You children, I am writing you because your sins have been forgiven for his sake.
You fathers, I am writing you because you have known him who has existed from the beginning.
You young people, I am writing you because you have overcome the Evil One.
You children, I have written you because you have known the Father.
You fathers, I have written you because you have known him who has existed from the beginning.
You young people, I have written you because you are strong—the Word of God remains in you, and you have overcome the Evil One.

1Jo 2:12-14

In the following lines I would love to submit something to you that I am chewing on lately.

I believe that the pandemic we are in at the moment is a great chance for growth of the church, not in numbers, but spiritually.

As John writes in above verses, we have babies (verse 12: teknion), small children (verse 13, paidion), young people, and fathers. We know that this is true in physical life, but also in spiritual life.

In Luke, Jesus reminds the disciples of what was written about him and the time after his resurrection:

Here is what it says: the Messiah is to suffer and to rise from the dead on the third day; And that repentance and remission of sins will be preached in his name among all nations, beginning at Jerusalem.

Luk 24:36-37

In reading both scripture passages together, it becomes apparent that the message of the forgiving of sin is for spiritual babies.

It also becomes apparent that Jesus and the bible foresaw that the church will concentrate mostly on this message.

We can find it in Hebrews as well, when the writer tells the church that he has to concentrate on milk, on the basic teachings again, because they had not progressed above that level. Speaking with John, they had remained in the state of spiritual babies.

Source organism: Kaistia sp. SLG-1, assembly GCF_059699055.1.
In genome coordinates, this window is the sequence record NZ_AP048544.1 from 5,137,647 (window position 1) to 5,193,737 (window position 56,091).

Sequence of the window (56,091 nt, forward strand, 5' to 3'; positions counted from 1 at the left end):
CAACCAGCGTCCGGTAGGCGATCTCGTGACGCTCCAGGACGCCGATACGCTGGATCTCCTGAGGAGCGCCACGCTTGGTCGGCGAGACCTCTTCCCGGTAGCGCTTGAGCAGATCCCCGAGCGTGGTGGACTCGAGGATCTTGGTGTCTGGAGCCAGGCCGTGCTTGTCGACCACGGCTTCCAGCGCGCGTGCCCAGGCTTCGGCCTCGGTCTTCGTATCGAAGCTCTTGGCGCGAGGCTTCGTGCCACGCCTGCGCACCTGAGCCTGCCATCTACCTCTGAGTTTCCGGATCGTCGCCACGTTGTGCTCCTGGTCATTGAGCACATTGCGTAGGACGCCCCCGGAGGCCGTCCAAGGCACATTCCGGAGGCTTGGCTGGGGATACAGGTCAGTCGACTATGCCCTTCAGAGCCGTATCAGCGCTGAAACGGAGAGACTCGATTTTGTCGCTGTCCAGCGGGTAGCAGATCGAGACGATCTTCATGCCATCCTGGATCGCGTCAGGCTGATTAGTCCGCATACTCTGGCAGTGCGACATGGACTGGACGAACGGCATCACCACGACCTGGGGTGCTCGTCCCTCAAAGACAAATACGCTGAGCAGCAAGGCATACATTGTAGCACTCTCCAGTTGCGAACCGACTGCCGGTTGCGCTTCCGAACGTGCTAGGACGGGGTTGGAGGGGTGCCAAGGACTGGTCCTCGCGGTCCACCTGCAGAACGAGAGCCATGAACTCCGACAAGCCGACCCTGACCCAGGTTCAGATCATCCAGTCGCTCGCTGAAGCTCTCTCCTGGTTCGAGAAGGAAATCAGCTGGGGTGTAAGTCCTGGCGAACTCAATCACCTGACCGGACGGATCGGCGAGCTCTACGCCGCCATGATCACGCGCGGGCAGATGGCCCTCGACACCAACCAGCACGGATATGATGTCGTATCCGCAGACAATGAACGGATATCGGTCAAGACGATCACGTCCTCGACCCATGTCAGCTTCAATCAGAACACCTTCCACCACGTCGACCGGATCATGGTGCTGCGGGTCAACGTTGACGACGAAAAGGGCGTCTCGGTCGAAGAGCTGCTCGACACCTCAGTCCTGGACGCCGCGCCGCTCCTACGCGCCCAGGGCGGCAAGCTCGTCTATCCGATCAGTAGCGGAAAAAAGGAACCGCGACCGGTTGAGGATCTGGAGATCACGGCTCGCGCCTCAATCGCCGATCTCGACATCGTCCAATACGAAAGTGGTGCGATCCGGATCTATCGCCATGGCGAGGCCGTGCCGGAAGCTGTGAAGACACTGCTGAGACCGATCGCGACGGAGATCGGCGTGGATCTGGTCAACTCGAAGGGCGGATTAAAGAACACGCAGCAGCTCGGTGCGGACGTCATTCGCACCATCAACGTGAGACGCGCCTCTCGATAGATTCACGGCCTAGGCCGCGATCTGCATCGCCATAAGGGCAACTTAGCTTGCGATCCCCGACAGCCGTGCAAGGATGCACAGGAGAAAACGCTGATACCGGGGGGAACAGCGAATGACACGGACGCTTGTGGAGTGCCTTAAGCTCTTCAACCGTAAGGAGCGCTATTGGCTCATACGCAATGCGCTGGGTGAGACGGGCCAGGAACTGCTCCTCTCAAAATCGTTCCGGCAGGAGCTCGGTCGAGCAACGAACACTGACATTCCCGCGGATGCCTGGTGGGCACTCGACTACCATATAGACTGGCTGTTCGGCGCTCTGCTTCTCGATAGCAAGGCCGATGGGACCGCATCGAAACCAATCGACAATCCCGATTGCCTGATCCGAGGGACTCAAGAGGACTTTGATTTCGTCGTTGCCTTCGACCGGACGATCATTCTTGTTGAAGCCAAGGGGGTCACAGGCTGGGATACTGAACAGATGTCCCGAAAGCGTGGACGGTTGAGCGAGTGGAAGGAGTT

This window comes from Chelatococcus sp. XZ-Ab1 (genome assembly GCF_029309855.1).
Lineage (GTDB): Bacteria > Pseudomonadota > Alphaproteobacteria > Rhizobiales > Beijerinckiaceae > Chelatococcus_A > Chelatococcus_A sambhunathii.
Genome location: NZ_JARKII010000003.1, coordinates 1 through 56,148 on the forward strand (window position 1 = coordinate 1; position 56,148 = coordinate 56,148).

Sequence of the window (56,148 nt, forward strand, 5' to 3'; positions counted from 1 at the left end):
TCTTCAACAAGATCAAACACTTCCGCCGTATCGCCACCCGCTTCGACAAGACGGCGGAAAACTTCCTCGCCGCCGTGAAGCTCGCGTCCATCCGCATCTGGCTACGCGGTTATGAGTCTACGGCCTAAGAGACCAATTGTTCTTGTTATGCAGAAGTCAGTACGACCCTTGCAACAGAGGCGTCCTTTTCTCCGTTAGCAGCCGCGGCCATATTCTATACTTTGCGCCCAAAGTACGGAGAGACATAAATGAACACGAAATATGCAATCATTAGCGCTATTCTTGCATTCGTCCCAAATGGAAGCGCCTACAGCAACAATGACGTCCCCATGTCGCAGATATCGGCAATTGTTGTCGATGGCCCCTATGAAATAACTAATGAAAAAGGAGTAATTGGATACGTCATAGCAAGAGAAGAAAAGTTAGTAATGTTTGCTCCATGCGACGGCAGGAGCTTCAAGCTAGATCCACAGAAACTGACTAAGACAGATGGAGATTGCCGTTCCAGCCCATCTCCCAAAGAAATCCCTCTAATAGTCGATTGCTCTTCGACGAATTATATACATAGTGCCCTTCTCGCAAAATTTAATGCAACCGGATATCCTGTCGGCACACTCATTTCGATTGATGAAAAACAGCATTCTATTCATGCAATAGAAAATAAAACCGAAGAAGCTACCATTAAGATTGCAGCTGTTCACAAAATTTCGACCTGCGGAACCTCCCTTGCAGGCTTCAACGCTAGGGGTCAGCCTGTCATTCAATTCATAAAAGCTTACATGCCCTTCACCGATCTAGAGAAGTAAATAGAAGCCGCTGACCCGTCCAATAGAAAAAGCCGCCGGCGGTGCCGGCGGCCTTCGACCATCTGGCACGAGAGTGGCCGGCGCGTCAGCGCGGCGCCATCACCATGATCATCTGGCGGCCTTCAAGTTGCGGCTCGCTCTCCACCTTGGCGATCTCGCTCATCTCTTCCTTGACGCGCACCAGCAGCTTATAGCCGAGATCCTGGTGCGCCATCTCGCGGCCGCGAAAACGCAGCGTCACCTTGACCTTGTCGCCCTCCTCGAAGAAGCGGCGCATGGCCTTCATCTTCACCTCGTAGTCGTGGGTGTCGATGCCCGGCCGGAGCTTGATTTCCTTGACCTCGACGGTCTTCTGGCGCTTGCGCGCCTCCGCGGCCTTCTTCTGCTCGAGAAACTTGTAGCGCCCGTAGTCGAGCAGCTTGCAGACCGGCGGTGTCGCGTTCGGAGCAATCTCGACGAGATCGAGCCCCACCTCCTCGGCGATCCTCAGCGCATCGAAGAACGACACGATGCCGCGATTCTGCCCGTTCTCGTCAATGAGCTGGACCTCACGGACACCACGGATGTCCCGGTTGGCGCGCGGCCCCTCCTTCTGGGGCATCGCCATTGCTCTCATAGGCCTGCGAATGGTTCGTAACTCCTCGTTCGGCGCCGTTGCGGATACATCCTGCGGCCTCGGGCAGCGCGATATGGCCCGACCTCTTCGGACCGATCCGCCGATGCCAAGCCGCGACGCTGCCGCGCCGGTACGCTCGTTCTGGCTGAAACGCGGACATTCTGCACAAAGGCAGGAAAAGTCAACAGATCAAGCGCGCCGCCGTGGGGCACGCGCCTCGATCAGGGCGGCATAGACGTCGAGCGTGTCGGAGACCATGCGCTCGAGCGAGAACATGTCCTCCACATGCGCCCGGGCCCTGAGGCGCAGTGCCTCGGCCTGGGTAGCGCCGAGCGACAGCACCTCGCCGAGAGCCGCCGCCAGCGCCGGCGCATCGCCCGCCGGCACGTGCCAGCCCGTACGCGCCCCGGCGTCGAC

Reading Eph 4:8-13, I see grace giftings and functions given to aid all believers grow up through the stages John is alluding to and become fathers.

It is my impression now that by our traditional church setting, we have succumb to two things:

  • we believe that most people are not willing or capable to grow past the stage of baby or little children.
  • we therefore implement a church model that perpetuates the teaching of milk, and thus makes true the first statement.

It is interesting that the disciples where only called disciples prior to Pentecost. We do not find the word in the story from then on, nor in the letters.

Jesus makes a statement that a disciple will never grow past the spiritual state of the master. He is talking about the pharisees and their followers, not, as we seem to understand, himself and his disciples. He himself started to call his disciples apostles very soon after he called them. It is only the writers of the Gospels that call them disciples.

Jesus is the master, and from Pentecost on, the master lives within us. We are disciples of Jesus, and will obviously never grow past him.

But there is no hierarchical structure in the church after pentecost. Even when modern translations talk about leaders, the Greek often talks about those that were examples and therefore highly valued, and Jesus himself calls leaders to serve, and not to lead.

I humbly submit this to you: churches with a hierarchical leadership will keep their members at the state of little babies by not acknowledging their being brothers and sisters, but seeing them as disciples.

We might even believe that we do not have hierarchies in our church, when de facto we do. We still have ex cathedra teaching, and decisions have to go by the leadership, and within leadership, it is the apostle, the man of God making the decision.

Going back to the words of Jesus about masters and disciples: all this model can produce is copies of the leaders. It will not bring forth the multitude of individual giftings and expressions of God.

Of course, all other models would be very risky, just about as risky as Jesus, after just 3.5 years, leaving it all to his apostles. Of course, he gave them the Holy Spirit, and the same Holy Spirit dwells in all our church members.